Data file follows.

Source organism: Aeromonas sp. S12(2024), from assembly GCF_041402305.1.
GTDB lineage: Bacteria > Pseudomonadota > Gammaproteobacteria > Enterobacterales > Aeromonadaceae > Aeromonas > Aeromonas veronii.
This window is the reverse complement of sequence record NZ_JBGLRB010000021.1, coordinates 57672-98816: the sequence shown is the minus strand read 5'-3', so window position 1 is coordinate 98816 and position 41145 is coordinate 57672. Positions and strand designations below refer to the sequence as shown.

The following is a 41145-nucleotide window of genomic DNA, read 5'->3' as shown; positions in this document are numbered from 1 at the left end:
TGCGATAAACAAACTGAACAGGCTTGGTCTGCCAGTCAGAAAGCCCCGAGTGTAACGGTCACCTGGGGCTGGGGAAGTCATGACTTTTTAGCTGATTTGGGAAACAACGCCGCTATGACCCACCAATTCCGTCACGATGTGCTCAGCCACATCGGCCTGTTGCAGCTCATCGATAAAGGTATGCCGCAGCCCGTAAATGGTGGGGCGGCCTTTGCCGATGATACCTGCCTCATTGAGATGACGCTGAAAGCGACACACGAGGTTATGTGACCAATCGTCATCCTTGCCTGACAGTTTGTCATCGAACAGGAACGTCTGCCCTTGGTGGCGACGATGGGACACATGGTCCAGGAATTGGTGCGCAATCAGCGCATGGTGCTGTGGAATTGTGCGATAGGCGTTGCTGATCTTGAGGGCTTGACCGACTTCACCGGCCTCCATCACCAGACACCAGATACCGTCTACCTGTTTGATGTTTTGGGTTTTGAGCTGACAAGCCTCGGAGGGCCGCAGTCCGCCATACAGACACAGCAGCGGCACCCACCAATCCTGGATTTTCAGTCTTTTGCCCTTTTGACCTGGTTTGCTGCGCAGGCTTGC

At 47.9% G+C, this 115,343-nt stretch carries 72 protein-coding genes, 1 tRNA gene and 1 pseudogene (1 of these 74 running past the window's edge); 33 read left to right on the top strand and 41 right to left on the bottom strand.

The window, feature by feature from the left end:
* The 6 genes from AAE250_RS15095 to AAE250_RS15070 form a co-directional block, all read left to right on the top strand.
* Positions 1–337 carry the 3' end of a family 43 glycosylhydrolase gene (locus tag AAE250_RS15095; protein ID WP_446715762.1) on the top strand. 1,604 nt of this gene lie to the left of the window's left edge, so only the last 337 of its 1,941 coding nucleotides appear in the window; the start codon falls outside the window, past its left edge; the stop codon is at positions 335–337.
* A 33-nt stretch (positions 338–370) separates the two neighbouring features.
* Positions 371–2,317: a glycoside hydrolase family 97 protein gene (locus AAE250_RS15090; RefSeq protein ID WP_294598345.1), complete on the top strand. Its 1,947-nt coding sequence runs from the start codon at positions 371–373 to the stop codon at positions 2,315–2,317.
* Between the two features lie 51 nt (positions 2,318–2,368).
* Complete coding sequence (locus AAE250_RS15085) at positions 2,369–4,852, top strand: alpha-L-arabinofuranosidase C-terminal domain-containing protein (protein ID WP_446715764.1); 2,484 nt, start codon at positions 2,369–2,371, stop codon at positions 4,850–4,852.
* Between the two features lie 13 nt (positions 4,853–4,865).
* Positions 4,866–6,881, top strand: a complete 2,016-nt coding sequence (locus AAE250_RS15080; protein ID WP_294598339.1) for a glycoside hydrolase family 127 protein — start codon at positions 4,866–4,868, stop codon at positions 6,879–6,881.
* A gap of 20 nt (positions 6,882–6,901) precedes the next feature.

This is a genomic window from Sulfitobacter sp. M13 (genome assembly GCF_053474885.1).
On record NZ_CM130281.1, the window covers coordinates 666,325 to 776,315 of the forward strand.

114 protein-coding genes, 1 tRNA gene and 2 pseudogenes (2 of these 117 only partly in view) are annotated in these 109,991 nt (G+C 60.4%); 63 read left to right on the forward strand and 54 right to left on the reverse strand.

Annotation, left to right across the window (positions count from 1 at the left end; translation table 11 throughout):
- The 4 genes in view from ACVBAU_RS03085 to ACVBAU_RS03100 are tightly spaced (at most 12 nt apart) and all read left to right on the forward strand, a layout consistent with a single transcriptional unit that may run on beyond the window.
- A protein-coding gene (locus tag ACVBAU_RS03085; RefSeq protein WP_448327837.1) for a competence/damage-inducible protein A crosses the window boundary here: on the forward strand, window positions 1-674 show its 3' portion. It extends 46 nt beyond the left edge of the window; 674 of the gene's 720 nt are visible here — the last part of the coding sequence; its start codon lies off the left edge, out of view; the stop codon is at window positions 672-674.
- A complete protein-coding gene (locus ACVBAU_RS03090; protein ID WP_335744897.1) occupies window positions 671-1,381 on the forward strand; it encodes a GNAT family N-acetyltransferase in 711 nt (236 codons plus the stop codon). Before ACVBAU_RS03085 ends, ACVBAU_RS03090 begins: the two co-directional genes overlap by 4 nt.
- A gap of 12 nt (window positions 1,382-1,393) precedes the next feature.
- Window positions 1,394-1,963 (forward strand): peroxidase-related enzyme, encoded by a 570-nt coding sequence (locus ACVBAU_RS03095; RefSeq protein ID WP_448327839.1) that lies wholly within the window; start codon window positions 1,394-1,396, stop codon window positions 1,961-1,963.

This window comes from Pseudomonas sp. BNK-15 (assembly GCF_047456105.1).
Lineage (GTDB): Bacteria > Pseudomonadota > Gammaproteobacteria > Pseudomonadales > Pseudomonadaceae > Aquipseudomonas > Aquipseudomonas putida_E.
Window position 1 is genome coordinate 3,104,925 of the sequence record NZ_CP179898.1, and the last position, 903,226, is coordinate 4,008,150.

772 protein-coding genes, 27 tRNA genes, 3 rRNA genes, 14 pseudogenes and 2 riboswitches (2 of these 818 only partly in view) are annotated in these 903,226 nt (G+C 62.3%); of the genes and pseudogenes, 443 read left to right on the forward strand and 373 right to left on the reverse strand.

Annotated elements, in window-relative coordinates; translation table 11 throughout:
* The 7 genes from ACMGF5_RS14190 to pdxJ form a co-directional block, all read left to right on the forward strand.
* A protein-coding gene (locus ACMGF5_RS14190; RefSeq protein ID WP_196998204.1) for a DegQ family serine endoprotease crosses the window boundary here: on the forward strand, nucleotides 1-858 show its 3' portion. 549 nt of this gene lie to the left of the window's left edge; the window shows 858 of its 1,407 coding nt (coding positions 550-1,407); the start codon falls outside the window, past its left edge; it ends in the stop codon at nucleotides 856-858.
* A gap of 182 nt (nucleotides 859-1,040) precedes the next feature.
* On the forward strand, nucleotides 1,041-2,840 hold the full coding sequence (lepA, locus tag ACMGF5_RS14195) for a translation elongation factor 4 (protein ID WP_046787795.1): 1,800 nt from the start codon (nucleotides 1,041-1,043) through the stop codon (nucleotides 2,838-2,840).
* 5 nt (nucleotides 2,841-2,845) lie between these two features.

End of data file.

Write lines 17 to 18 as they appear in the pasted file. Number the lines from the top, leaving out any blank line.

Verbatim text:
This is a genomic window from Sulfitobacter sp. M13 (genome assembly GCF_053474885.1).
On record NZ_CM130281.1, the window covers coordinates 666,325 to 776,315 of the forward strand.